Ukraine forces holed up in the besieged city of Mariupol announced late on Monday the Russians had used “a poisonous substance of unknown origin” – but in the following 24 hours, evidence to corroborate this was a chemical weapons attack has proved harder to find.
A scant initial report, circulating on social media, described victims as having “respiratory failure” and a rather specific diagnosis of “vestibulo-atactic syndrome”, nominally inner-ear problems leading to dizziness and perhaps vomiting, eye twitching and loss of balance.
Liz Truss, the British foreign secretary, said the UK was urgently investigating while a Pentagon spokesperson said the reports “if true, are deeply concerning”. But some observers have expressed scepticism that the available evidence points towards a chemical weapons attack.
Ukraine’s president, Volodymyr Zelenskiy, said overnight the claim was being taken “as seriously as possible” – however, he did not return to it on Tuesday in a speech to the Lithuanian parliament, despite referring to other Russian war crimes.
What information has emerged?
A video from the Azov battalion, a Ukrainian nationalist group linked to the far right and the group behind the initial social media report, was released on Tuesday on Telegram. It filmed three victims, who did not appear seriously harmed, in an incident that appeared to be limited in scope.
The first, a middle-aged man, described seeing “a white smoke” coming from the factory, most likely the vast Azovstal steel plant in the east of the city and one of two locations where Ukrainian forces are holding out. The smoke or fog, he said later, had “a sweet taste”.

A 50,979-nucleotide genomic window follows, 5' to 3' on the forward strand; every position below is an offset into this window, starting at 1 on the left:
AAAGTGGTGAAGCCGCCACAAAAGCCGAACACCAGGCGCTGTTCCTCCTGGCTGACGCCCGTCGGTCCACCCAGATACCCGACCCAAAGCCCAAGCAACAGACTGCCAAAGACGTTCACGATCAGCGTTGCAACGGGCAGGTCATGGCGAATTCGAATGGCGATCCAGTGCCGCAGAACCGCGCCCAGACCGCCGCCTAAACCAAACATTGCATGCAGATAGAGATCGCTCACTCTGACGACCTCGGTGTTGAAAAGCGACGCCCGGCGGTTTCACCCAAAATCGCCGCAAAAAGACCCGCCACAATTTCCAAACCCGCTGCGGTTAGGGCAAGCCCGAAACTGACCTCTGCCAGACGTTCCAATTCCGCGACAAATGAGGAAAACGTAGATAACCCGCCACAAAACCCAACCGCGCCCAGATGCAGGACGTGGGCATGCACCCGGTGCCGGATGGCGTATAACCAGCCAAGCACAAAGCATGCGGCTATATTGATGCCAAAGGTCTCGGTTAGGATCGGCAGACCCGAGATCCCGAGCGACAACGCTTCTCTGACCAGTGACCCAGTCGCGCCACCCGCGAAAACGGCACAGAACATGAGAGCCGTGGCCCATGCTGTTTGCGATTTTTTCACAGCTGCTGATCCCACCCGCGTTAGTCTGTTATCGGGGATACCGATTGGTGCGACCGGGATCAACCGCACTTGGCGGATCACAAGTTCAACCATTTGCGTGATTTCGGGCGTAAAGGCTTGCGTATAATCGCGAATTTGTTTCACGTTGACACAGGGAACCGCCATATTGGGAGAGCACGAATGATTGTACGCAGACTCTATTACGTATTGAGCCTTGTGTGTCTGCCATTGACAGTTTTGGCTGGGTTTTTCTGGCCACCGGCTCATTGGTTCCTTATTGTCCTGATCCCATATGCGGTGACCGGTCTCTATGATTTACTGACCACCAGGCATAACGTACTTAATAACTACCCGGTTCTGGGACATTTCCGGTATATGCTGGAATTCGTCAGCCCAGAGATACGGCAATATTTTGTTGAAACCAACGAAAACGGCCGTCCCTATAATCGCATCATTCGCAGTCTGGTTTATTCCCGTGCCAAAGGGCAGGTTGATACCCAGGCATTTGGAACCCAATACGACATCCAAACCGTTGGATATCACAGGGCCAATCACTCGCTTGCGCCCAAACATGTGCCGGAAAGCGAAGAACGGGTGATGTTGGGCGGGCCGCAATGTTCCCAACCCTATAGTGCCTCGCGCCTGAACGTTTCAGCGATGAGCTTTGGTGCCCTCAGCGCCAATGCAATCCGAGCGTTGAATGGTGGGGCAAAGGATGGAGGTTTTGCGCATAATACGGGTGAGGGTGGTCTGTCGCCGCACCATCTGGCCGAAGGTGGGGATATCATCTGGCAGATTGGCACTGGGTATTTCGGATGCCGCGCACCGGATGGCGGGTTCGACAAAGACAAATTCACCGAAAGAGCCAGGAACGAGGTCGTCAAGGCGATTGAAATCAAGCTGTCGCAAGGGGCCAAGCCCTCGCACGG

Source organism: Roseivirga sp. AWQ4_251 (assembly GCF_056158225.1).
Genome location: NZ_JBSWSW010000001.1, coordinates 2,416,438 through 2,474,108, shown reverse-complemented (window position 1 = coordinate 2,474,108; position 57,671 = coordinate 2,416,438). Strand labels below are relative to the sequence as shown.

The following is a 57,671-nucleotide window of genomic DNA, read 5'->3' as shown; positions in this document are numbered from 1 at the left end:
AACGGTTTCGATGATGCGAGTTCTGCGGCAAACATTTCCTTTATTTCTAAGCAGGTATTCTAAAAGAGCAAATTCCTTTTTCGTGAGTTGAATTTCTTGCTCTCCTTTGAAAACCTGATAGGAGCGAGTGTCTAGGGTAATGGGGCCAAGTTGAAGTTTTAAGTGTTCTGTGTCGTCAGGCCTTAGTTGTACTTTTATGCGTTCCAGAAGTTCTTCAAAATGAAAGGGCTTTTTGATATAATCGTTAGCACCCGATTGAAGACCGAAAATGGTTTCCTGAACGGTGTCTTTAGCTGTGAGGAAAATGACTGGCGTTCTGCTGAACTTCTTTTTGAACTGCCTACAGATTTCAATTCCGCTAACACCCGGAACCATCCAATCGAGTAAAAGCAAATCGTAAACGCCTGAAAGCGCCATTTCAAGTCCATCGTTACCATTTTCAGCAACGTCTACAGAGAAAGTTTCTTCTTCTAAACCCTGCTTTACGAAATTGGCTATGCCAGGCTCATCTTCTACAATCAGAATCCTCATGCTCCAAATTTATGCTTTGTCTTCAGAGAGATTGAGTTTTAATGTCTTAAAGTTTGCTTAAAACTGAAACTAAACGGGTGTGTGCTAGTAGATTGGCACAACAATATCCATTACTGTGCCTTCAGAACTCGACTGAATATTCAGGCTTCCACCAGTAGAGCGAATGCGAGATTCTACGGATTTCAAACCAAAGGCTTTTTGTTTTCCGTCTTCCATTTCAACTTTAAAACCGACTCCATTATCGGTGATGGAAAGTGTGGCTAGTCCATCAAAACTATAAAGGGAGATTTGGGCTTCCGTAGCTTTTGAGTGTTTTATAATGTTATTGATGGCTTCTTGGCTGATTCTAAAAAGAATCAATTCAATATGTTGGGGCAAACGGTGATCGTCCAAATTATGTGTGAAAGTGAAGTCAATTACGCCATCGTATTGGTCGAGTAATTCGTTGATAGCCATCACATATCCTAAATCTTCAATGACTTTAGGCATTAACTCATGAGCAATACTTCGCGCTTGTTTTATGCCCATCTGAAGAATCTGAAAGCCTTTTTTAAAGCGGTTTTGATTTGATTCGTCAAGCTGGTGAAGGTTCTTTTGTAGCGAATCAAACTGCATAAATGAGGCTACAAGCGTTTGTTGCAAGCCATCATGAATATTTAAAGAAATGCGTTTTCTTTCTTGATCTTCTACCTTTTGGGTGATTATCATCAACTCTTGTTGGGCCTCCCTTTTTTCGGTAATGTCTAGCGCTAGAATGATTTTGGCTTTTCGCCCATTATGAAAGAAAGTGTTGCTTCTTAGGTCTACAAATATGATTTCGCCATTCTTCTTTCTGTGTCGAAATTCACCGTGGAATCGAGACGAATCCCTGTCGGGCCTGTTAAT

The man said he “at once got sick” and that he had suffered tinnitus, tachycardia (a fast heartbeat) and had fallen over. “Mother lost consciousness and three times she was reanimated,” the man added.
An older woman, filmed afterwards in a makeshift bed, complained she was still unable to walk.
A third victim, lying prone with clearly inflamed eyes, also described a “fog more like a smoke” after an explosion. “It was very difficult to breathe,” he said, and reported feeling dizzy and that his legs were “a kind of cotton”.
A military commander concluded that “toxic substances” or “potent toxic substances of suffocating action were used” – but acknowledged it was not possible to engage in a toxicological analysis.
So was it a chemical weapons attack?
It is too soon to say definitively what happened. One chemical weapons expert, Dan Kaszeta, the author of a history of nerve agents, cautioned that remote diagnosis was always difficult and questioned why, in the initial report, such a specific medical phrase as vestibulo-atactic syndrome had been used.
It remained unclear whether chemicals, let alone chemical weapons, had been used on the evidence available, Kaszeta said, adding that on the site under attack there was “lots of scope … for conventional or incendiary weapons to cause chemical problems because of fires and explosions”.
Eliot Higgins, the founder of the Bellingcat investigative journalism agency, said the symptoms described in the video were “inconsistent with any nerve agent I’m familiar with, with no reports of pupil constriction or dilation, convulsions”.
Nevertheless, it was critical for Ukrainian forces to try to recover any munitions used, which may be possible because chemical weapons shells are designed to release their contents rather than explode.
What are politicians saying? What next?
Investigations in the UK and the US are continuing. The Pentagon spokesperson, John Kirby, said overnight that the US had concerns about Russia’s ability to use “riot control agents, including teargas mixed with chemical agents”. Teargas is a banned chemical weapon in war, although it is legal for police forces to use it around the world.
Joe Biden did warn after the NATO summit last month that the west would respond to any Russian use of chemical weapons in Ukraine, with “the nature of the response depending on the nature of the use”.
But the effect of the incident – with three victims filmed – appears limited, and it is hard to see it provoking a significant military response at this stage. With Mariupol surrounded by Russian forces and inaccessible to outsiders there is no prospect of an independent investigation.
Further information could alter the picture, but for the moment the incident on Monday may not be as consequential as had initially been feared.
Dan Sabbagh is the Guardian’s defence and security editor – Bio via The Guardian
Photo Credit via OPCW – Flickr